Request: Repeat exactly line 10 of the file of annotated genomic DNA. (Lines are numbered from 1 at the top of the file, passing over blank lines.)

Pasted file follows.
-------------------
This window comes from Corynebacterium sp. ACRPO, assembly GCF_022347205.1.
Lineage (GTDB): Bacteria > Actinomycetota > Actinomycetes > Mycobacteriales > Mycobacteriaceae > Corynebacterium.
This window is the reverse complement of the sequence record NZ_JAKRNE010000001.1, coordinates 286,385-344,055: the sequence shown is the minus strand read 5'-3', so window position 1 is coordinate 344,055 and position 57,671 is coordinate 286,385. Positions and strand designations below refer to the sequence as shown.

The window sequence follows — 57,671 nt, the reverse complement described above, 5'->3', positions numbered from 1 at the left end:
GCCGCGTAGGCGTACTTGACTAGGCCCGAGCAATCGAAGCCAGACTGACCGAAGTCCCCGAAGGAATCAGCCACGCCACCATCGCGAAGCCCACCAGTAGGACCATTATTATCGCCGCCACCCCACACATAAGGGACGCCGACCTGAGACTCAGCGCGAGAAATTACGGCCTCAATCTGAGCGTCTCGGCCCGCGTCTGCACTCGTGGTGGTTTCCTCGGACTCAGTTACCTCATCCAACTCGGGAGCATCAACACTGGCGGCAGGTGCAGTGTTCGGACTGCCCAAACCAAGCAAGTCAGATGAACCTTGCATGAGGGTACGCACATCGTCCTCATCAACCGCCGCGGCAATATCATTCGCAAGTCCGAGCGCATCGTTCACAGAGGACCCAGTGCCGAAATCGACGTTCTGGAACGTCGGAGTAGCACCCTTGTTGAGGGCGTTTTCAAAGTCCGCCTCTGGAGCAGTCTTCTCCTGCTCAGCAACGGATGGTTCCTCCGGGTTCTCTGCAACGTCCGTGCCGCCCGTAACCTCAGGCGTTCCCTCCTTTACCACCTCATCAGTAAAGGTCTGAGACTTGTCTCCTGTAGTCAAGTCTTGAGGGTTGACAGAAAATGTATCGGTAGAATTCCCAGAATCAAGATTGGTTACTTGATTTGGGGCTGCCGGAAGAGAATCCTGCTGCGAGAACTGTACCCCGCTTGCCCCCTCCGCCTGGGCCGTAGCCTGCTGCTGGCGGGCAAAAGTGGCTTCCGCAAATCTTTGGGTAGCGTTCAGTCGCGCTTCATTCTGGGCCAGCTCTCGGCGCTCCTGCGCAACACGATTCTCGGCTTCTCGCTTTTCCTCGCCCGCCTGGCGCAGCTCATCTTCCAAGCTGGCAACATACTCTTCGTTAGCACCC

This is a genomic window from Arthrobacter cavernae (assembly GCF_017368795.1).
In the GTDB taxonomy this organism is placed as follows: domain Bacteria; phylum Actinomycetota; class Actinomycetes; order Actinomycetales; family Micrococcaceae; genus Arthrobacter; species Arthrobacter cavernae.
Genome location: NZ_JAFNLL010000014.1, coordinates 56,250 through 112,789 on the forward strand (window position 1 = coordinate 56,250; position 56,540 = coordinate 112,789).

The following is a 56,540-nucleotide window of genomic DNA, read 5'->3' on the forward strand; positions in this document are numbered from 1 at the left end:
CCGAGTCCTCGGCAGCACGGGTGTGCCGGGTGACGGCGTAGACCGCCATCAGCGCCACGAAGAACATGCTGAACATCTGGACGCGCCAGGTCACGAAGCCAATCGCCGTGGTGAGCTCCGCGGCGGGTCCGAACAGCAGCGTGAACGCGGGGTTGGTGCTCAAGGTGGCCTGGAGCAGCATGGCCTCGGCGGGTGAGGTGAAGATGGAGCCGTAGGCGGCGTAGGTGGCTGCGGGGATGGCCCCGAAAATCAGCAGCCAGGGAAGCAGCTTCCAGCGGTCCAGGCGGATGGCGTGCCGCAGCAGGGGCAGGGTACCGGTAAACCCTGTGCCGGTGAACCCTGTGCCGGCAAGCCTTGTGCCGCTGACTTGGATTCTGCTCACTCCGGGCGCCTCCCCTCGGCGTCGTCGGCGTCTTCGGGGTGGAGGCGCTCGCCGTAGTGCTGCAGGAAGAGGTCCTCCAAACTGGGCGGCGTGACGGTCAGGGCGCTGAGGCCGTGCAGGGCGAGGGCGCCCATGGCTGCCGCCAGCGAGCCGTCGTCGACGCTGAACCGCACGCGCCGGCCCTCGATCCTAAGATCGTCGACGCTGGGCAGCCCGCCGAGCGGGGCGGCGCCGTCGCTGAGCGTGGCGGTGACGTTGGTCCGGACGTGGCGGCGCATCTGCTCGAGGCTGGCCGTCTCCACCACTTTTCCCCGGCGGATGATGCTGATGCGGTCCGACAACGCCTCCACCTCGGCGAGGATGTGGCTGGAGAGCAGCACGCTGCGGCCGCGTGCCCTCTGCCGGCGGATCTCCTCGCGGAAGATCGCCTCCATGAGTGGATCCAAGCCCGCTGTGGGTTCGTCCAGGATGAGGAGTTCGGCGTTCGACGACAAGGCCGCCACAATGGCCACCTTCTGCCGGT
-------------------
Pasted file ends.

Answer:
CCGAGTCCTCGGCAGCACGGGTGTGCCGGGTGACGGCGTAGACCGCCATCAGCGCCACGAAGAACATGCTGAACATCTGGACGCGCCAGGTCACGAAGCCAATCGCCGTGGTGAGCTCCGCGGCGGGTCCGAACAGCAGCGTGAACGCGGGGTTGGTGCTCAAGGTGGCCTGGAGCAGCATGGCCTCGGCGGGTGAGGTGAAGATGGAGCCGTAGGCGGCGTAGGTGGCTGCGGGGATGGCCCCGAAAATCAGCAGCCAGGGAAGCAGCTTCCAGCGGTCCAGGCGGATGGCGTGCCGCAGCAGGGGCAGGGTACCGGTAAACCCTGTGCCGGTGAACCCTGTGCCGGCAAGCCTTGTGCCGCTGACTTGGATTCTGCTCACTCCGGGCGCCTCCCCTCGGCGTCGTCGGCGTCTTCGGGGTGGAGGCGCTCGCCGTAGTGCTGCAGGAAGAGGTCCTCCAAACTGGGCGGCGTGACGGTCAGGGCGCTGAGGCCGTGCAGGGCGAGGGCGCCCATGGCTGCCGCCAGCGAGCCGTCGTCGACGCTGAACCGCACGCGCCGGCCCTCGATCCTAAGATCGTCGACGCTGGGCAGCCCGCCGAGCGGGGCGGCGCCGTCGCTGAGCGTGGCGGTGACGTTGGTCCGGACGTGGCGGCGCATCTGCTCGAGGCTGGCCGTCTCCACCACTTTTCCCCGGCGGATGATGCTGATGCGGTCCGACAACGCCTCCACCTCGGCGAGGATGTGGCTGGAGAGCAGCACGCTGCGGCCGCGTGCCCTCTGCCGGCGGATCTCCTCGCGGAAGATCGCCTCCATGAGTGGATCCAAGCCCGCTGTGGGTTCGTCCAGGATGAGGAGTTCGGCGTTCGACGACAAGGCCGCCACAATGGCCACCTTCTGCCGGT